Section 4 of the Suits Valuation Act specifically provides that the suits falling under Clause (v) of Section 7 of the Court-fees Act shall be valued for the purposes of jurisdiction at the market value of the property involved in or affected by the relief sought. The relief sought in this case against the defendant-applicants is recovery of possession over the shop after their dispossession. The property affected by this relief is the shop itself. As such for the purposes of suit valuation it is the market value of the shop which has to be taken into consideration and not the market value of the limited rights which the plaintiff may have in this property. A similar question directly came before Nagpur High Court in Gajanan Nanaji v. Rajeshwar Krishnaji, (AIR 1950 Nag 237). It was held that a suit for possession of a shop in a market building by the permanent lessee thereof is clearly for possession of a portion of a house. Therefore the subject-matter is, so far as the question of possession is concerned, the house, and not the possession of the leasehold rights which are intangible and are not capable of physical possession. The valuation of the suit, therefore, depends on the market value of the house and not on the value of the leasehold rights in it. With respects, I agree with this view. Under the circumstances the suit should have been valued for the purposes of jurisdiction at Rs. 3150/- as determined by the trial court. There was some controversy between the parties whether the learned Munsif in whose court this suit was filed had pecuniary jurisdiction upto rupees two thousand only or enhanced jurisdiction upto rupees four thousand. There is no material on record to determine this fact.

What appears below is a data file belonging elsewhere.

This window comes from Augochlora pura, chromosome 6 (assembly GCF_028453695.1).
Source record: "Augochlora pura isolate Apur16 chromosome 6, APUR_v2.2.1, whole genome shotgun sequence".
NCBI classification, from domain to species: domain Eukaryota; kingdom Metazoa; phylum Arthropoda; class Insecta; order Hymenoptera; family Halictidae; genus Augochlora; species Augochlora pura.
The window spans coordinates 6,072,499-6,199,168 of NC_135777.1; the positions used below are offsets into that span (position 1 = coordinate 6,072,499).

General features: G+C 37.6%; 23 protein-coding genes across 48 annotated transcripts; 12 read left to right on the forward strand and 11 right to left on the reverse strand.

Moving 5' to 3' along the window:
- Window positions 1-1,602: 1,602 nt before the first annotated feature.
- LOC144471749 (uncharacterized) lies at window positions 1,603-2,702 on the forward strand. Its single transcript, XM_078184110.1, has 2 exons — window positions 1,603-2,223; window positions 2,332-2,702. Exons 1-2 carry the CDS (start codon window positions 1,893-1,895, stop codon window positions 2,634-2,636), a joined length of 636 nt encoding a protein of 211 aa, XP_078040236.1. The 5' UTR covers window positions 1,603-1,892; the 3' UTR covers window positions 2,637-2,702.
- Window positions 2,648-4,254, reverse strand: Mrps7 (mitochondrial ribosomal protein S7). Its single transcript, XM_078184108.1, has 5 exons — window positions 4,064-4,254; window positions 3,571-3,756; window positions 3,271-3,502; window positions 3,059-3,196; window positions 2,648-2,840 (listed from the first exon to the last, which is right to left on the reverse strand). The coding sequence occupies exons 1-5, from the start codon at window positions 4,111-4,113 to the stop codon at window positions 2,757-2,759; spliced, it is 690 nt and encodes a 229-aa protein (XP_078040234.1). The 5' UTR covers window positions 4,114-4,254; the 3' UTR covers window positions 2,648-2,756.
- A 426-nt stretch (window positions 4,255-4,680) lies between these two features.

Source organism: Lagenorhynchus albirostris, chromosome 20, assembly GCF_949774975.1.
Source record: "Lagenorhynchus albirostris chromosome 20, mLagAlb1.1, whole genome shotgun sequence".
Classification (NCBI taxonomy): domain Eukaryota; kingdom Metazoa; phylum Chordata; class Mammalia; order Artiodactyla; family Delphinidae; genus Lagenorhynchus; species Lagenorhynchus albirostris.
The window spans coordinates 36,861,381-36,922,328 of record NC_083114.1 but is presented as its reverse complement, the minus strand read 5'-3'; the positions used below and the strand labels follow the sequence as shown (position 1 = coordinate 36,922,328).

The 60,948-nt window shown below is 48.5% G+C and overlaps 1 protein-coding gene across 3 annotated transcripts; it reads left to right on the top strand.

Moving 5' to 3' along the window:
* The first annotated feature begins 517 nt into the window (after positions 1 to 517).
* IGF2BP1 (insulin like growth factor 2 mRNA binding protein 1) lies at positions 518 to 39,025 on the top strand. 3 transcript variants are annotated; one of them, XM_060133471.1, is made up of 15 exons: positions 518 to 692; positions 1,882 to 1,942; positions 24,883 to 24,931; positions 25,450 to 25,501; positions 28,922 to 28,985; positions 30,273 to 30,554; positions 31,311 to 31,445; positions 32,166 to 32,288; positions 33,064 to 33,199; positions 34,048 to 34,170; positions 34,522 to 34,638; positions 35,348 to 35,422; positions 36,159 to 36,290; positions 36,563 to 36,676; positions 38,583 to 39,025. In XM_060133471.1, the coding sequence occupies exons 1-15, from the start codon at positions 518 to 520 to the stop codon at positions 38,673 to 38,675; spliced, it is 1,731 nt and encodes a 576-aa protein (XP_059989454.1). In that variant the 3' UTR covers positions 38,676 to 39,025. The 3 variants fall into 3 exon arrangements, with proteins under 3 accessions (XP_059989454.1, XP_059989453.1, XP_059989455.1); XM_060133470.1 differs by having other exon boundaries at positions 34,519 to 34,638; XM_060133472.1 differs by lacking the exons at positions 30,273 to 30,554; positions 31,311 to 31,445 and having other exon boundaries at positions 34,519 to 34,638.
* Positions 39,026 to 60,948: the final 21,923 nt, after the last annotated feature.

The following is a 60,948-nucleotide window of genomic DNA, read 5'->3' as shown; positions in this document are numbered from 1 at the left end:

5. Under the circumstances this revision is partly allowed. It is directed that the suit shall be valued at Rupees 3150/- for the purposes of jurisdiction and if the same is beyond the pecuniary jurisdiction of the learned Munsif. he shall return the plaint for presentation to proper court. If it is within his jurisdiction, he shall proceed further in the matter. In the circumstances of the case the parties shall bear their own costs in this Court. The stay order dated 9-10-1968 is discharged.


Save Judgments// Add Notes // Store Search Result sets // Organizer Client Files //